Nietzsche's doctrine of the «eternal recurrence of the same» - the conception that the universe of events repeats itself in the same sequence, to infinity - is often taken to be logically incoherent: if an event recurs, it is not identically the same as the event itself, and if taken as self-identical cannot be the recurrence of anything. This book offers a new interpretation of the doctrine so as to rescue it from the charge of incoherence. It shows that the doctrine is an outgrowth of ideas found in Nietzsche's philosophy of nature, among them that space is Riemannian (finite yet without external boundary) and that time is relative to events, not an independently existing continuum which underlies events.
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«Moles'book is an impressive attempt to work out the cosmology suggested by Nietzsche's numerous but scattered observations and suggestions concerning force, space, time, power and power-relationships, and culminating in his conception of the world in terms of 'will to power' and in his idea of 'eternal recurrence'. This book is a welcome contribution to the literature, and will have to be reckoned with by anyone who is concerned to do justice to the full range of Nietzsche's philosophical thinking.» (Richard Schacht, Executive Director, North American Nietzsche Society, Professor and Chair, Department of Philosophy, University of Illinois at Urbana-Champaign)
«Moles is very learned in the subject matters and the concepts characteristic of Nietzsche's views. Moreover, he is very knowledgeable of the different interpretations of other scholars as well. This makes his book encyclopedic in nature, because one learns about who-is-saying-what.» (Prof. William R. Frost, Exploration)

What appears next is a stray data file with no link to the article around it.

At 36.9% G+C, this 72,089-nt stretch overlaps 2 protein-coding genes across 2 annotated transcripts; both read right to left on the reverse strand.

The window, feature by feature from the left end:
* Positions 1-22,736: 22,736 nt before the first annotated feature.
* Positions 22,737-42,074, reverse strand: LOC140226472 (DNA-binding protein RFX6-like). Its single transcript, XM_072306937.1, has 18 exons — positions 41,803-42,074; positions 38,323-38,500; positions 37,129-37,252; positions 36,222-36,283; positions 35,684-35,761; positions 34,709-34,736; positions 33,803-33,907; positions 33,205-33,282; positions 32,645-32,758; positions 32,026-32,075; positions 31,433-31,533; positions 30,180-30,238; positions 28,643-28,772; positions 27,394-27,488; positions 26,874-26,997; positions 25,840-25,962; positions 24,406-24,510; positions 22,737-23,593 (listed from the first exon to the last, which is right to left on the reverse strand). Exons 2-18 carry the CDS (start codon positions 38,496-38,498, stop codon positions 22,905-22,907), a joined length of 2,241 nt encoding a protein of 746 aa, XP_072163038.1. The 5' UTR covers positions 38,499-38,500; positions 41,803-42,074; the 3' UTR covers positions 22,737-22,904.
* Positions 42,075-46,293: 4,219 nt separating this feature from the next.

«...Moles undertakes a serious, scholarly, responsible, innovative interpretation of Nietzsche's philosophy of nature. In preparation for doing so, he has read (and understood) virtually every relevant work on this complex topic. ... He offers original interpretations of the concept of necessity, the conception of space and time, and the cosmological foundation of the idea of eternal recurrence. So thorough is his treatment of these aspects of Nietzsche's philosophy of nature that anyone offering a commentary on it will first have to wend his or her way through Moles' labyrinthine study. ... Moles' study is surely the most thorough, most detailed and conscientious account of the 'scientific' aspect of the philosophy of Nietzsche extant in English.» (George J. Stack, International Studies in Philosophy)
«How refreshing it is to see a writer who is willing to find more in Nietzsche than a post-Kantian or an aesthete and to show beyond a doubt his consonancy with some of the best modern physical theory. Any writer and scholar who is concerned to study the connection between Nietzsche's cosmology and his other ideas, such as the aesthetic and moral, will find that Moles has saved him or her several years of work - and ought to be very grateful, as I am.» (William Plank, The Montana Professor)
«Moles skriver klart och tydligt och hans verk är ett imponerande arbete... Moles' bok är detaljerad och mycket omfångsrik.» (Thomas H. Brobjer, Lychnos)
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